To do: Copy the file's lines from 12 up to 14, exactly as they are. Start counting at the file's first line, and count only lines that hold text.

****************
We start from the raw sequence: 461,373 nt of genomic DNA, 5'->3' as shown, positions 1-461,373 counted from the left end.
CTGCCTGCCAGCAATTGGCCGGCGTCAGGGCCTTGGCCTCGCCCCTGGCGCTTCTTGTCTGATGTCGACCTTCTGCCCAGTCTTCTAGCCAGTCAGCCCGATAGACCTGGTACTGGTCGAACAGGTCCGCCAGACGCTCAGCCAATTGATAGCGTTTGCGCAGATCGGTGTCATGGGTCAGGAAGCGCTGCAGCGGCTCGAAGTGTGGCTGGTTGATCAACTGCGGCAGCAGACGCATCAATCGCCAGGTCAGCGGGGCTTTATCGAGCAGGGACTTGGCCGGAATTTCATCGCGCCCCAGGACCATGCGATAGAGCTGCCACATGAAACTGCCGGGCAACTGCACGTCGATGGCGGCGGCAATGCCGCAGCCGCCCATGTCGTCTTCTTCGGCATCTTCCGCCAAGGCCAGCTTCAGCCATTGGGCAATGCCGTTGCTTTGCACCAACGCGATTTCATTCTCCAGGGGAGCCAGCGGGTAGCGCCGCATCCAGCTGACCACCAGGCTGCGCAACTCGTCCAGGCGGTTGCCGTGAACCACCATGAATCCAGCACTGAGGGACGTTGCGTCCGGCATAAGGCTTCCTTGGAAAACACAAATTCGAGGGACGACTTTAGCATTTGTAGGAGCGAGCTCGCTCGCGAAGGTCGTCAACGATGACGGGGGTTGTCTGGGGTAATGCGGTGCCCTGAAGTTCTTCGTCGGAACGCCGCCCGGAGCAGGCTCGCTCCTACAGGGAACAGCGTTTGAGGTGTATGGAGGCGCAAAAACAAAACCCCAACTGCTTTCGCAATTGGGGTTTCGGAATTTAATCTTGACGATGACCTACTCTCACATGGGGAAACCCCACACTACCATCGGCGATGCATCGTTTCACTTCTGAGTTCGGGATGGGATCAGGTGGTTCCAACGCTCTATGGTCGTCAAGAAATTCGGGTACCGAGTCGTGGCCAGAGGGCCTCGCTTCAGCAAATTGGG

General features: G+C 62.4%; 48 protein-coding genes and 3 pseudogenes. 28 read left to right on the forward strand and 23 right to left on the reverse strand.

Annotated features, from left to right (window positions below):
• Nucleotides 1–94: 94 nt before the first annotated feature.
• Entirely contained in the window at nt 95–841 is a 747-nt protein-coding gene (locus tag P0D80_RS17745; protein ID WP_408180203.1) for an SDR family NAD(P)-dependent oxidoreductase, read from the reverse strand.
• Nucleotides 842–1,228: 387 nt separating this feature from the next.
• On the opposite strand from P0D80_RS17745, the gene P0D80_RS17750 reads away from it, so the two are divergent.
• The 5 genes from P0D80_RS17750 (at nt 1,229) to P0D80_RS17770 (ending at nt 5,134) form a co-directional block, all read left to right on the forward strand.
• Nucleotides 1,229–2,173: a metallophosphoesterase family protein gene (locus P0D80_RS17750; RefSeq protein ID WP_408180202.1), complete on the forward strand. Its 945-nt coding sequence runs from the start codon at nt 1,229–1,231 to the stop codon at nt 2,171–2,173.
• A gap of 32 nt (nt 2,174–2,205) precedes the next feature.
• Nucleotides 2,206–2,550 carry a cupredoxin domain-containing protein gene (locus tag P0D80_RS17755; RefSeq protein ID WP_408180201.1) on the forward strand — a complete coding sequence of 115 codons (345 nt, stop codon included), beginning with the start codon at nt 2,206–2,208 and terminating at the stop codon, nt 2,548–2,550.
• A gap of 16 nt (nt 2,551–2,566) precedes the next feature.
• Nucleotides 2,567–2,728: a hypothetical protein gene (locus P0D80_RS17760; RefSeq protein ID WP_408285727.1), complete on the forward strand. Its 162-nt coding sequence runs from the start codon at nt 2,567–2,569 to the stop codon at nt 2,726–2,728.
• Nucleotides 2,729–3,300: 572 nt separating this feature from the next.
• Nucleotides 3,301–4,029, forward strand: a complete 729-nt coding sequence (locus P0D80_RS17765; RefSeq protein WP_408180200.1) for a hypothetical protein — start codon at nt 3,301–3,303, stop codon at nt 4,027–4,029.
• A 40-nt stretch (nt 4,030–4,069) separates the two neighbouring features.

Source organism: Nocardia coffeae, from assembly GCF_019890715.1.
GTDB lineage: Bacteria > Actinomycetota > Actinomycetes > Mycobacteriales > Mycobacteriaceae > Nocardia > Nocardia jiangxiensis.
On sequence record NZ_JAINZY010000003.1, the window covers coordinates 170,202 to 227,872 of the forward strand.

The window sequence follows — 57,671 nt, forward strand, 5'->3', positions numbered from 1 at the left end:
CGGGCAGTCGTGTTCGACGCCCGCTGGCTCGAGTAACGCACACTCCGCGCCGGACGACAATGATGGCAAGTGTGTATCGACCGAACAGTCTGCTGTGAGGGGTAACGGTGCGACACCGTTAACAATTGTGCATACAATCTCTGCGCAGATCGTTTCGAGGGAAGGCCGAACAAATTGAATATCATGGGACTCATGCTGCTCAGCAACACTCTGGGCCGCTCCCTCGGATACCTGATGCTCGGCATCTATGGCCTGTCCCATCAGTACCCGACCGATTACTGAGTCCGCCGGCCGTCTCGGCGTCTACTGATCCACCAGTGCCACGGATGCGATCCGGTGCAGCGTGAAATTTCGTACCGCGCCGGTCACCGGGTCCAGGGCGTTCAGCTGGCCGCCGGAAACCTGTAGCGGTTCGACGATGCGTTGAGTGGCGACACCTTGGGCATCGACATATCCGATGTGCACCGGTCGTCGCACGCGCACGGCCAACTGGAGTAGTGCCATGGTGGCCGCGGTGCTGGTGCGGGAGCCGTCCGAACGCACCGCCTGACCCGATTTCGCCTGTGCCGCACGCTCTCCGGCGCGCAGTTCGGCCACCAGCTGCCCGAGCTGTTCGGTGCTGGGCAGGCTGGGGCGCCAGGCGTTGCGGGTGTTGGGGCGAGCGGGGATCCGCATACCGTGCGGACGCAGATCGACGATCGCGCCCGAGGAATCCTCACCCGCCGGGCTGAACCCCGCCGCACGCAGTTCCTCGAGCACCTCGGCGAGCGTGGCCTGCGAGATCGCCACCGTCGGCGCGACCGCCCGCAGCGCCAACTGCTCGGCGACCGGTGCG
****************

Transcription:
• Nucleotides 2,206–2,550 carry a cupredoxin domain-containing protein gene (locus tag P0D80_RS17755; RefSeq protein ID WP_408180201.1) on the forward strand — a complete coding sequence of 115 codons (345 nt, stop codon included), beginning with the start codon at nt 2,206–2,208 and terminating at the stop codon, nt 2,548–2,550.
• A gap of 16 nt (nt 2,551–2,566) precedes the next feature.
• Nucleotides 2,567–2,728: a hypothetical protein gene (locus P0D80_RS17760; RefSeq protein ID WP_408285727.1), complete on the forward strand. Its 162-nt coding sequence runs from the start codon at nt 2,567–2,569 to the stop codon at nt 2,726–2,728.